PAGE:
GM Crops and the Environment

Aside from Golden Rice, most crops that have been genetically modified have been modified to increase their yield. For centuries, farmers have tried to increase yields by killing the pests that damage crops and by controlling the growth of weeds that compete for nutrients, rain, and sunlight. In the United States, farmers typically spray chemical pesticides and herbicides directly on

Figure 7.16 Crop dusting. Pesticides and herbicides are sprayed on crops to improve yields and are found on the surface of many crop plants. The chemicals also leach into the soil, where they can contaminate the groundwater.

to their fields (Figure 7.16). This practice concerns people worried about the health effects of eating foods that have been chemically treated. In addition, both pesticides and herbicides leach through the soil and contaminate the groundwater.

To help decrease farmer's reliance on pesticides, agribusiness companies have engineered plants that are genetically resistant to pests. For example, corn plants have been engineered to kill the European corn borer (Figure 7.17a). To do this, scientists transferred a gene from the soil bacterium Bacillus thuringien-sis (Bt) into corn. The Bt gene encodes proteins that are lethal to corn borers but not to humans (Figure 7.17b). The idea of using this bacterium for pest control

Figure 7.17 The European corn borer. (a) The European corn borer damages corn and decreases yields. (b) A gene present in the bacterium Bacillus thuringiensis produces a protein that is toxic to the corn borer. When this gene is inserted into corn DNA, the plant produces the protein that kills the corn borer, thereby providing resistance to the pest. (c) Some researchers have shown that Bt corn may be harmful to other organisms.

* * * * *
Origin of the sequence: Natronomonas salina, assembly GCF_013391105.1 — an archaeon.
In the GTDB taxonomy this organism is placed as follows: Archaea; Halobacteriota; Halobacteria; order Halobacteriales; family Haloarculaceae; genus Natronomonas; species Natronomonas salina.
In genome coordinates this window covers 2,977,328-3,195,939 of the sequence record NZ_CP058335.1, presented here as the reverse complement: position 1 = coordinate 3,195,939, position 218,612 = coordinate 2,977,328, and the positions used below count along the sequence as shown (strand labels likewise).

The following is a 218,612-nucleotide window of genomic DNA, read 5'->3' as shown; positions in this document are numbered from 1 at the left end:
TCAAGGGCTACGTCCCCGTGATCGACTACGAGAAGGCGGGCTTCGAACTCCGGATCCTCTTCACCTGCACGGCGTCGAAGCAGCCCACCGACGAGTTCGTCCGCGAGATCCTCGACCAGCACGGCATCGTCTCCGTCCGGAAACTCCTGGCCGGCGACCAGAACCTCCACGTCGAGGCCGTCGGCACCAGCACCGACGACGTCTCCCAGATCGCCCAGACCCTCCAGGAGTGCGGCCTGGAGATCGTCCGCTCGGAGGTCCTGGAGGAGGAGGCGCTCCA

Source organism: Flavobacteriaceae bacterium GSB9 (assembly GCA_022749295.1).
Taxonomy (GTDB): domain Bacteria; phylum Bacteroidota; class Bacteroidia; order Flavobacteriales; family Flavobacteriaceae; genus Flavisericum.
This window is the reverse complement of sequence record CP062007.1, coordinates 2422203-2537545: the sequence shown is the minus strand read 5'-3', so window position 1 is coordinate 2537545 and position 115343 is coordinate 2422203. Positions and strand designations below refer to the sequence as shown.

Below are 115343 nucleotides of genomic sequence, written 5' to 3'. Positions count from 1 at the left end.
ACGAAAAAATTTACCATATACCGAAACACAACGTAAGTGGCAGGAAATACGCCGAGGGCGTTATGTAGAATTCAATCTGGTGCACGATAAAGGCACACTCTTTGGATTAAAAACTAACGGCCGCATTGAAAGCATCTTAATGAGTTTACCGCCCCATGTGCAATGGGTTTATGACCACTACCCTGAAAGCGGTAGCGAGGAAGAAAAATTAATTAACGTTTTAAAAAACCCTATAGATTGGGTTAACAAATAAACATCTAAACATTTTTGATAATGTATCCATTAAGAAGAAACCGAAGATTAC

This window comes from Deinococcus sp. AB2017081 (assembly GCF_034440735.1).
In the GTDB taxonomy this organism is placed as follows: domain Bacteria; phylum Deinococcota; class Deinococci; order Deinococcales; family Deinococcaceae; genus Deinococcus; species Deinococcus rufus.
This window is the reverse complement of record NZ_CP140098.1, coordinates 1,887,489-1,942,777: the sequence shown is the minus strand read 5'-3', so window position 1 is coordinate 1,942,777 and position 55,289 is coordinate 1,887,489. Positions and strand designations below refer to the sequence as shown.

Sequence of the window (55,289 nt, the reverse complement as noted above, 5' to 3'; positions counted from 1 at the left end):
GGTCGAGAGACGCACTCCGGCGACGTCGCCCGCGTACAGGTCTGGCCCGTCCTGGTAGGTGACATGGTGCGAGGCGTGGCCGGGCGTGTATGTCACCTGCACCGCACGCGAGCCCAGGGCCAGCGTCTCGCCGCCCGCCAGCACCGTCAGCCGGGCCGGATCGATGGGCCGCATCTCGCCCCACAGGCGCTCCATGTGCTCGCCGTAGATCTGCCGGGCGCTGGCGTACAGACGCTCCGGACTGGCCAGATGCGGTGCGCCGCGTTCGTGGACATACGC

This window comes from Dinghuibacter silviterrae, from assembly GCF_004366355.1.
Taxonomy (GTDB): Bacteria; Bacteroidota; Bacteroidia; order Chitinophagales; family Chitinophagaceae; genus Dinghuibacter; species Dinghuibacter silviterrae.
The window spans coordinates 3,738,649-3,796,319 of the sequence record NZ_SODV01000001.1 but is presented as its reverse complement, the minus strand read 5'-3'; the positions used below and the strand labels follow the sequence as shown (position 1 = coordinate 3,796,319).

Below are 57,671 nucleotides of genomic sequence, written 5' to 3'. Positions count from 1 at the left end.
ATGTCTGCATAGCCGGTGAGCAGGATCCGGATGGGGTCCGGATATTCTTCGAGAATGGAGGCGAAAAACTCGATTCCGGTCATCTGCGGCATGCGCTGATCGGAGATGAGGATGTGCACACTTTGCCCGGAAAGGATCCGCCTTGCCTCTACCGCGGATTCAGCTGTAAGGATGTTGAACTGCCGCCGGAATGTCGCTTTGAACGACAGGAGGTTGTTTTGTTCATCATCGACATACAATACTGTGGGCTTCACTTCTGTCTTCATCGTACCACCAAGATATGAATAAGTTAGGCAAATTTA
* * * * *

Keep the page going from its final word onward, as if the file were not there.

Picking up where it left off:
Figure 7.17 The European corn borer. (a) The European corn borer damages corn and decreases yields. (b) A gene present in the bacterium Bacillus thuringiensis produces a protein that is toxic to the corn borer. When this gene is inserted into corn DNA, the plant produces the protein that kills the corn borer, thereby providing resistance to the pest. (c) Some researchers have shown that Bt corn may be harmful to other organisms.

actually came from organic farmers, who have sprayed unengineered B. thuringiensis on crop plants for many years. Genetically modified Bt corn has proven to be so successful at resisting the corn borer that close to one-half of all corn currently grown in the United States is engineered with this gene.

Shortly after the arrival of Bt corn, concern arose about its impact on organisms in the surrounding areas. One laboratory study showed that milkweed, a plant commonly found on the edges of cornfields that had been dusted with pollen from Bt corn, was lethal to Monarch butterfly caterpillars, for which milkweed is the only source of food (Figure 7.17c). This research was performed in a laboratory and has been difficult to duplicate on farmers' fields, but there may still be cause for concern about how GM crops will affect other organisms.

Modified corn also caused controversy in 1996 when Bt corn was found in Kraft Taco Bell™ taco shells. Since corn with high levels of Bt had not yet been approved for human consumption, there was a massive recall of the product.